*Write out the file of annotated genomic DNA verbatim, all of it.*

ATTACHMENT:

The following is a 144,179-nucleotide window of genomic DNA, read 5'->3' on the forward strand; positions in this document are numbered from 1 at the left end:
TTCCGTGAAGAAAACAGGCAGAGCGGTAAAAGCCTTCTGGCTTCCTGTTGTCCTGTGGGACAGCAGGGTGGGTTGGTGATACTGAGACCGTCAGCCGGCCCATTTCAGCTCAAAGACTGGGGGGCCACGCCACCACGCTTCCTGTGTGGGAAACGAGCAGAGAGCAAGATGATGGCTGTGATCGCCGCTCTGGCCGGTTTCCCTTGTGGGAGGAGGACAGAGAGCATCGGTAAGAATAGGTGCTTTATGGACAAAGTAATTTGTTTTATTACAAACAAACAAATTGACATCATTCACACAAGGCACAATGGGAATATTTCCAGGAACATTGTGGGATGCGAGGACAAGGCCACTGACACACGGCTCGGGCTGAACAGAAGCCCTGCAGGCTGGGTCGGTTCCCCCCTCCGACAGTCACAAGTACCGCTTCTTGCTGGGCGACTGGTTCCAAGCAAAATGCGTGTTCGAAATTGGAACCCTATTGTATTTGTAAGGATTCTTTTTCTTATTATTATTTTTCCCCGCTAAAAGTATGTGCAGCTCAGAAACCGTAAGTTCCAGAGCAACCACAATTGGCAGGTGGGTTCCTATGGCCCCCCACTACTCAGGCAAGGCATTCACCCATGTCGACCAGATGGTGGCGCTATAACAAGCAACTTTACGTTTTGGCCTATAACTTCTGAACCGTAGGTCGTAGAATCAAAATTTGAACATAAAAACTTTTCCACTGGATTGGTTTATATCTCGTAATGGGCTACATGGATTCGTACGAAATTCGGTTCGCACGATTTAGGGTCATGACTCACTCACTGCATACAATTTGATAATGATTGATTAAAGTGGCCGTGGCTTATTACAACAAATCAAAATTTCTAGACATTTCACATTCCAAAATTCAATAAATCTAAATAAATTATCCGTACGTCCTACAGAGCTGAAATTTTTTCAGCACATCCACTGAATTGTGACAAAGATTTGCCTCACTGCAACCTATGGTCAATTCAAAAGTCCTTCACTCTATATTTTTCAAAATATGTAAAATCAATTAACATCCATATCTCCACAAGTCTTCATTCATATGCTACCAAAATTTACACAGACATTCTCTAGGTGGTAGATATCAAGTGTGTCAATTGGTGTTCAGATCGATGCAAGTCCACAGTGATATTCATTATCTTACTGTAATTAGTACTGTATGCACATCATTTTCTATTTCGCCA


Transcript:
The following is a 144,179-nucleotide window of genomic DNA, read 5'->3' on the forward strand; positions in this document are numbered from 1 at the left end:
TTCCGTGAAGAAAACAGGCAGAGCGGTAAAAGCCTTCTGGCTTCCTGTTGTCCTGTGGGACAGCAGGGTGGGTTGGTGATACTGAGACCGTCAGCCGGCCCATTTCAGCTCAAAGACTGGGGGGCCACGCCACCACGCTTCCTGTGTGGGAAACGAGCAGAGAGCAAGATGATGGCTGTGATCGCCGCTCTGGCCGGTTTCCCTTGTGGGAGGAGGACAGAGAGCATCGGTAAGAATAGGTGCTTTATGGACAAAGTAATTTGTTTTATTACAAACAAACAAATTGACATCATTCACACAAGGCACAATGGGAATATTTCCAGGAACATTGTGGGATGCGAGGACAAGGCCACTGACACACGGCTCGGGCTGAACAGAAGCCCTGCAGGCTGGGTCGGTTCCCCCCTCCGACAGTCACAAGTACCGCTTCTTGCTGGGCGACTGGTTCCAAGCAAAATGCGTGTTCGAAATTGGAACCCTATTGTATTTGTAAGGATTCTTTTTCTTATTATTATTTTTCCCCGCTAAAAGTATGTGCAGCTCAGAAACCGTAAGTTCCAGAGCAACCACAATTGGCAGGTGGGTTCCTATGGCCCCCCACTACTCAGGCAAGGCATTCACCCATGTCGACCAGATGGTGGCGCTATAACAAGCAACTTTACGTTTTGGCCTATAACTTCTGAACCGTAGGTCGTAGAATCAAAATTTGAACATAAAAACTTTTCCACTGGATTGGTTTATATCTCGTAATGGGCTACATGGATTCGTACGAAATTCGGTTCGCACGATTTAGGGTCATGACTCACTCACTGCATACAATTTGATAATGATTGATTAAAGTGGCCGTGGCTTATTACAACAAATCAAAATTTCTAGACATTTCACATTCCAAAATTCAATAAATCTAAATAAATTATCCGTACGTCCTACAGAGCTGAAATTTTTTCAGCACATCCACTGAATTGTGACAAAGATTTGCCTCACTGCAACCTATGGTCAATTCAAAAGTCCTTCACTCTATATTTTTCAAAATATGTAAAATCAATTAACATCCATATCTCCACAAGTCTTCATTCATATGCTACCAAAATTTACACAGACATTCTCTAGGTGGTAGATATCAAGTGTGTCAATTGGTGTTCAGATCGATGCAAGTCCACAGTGATATTCATTATCTTACTGTAATTAGTACTGTATGCACATCATTTTCTATTTCGCCA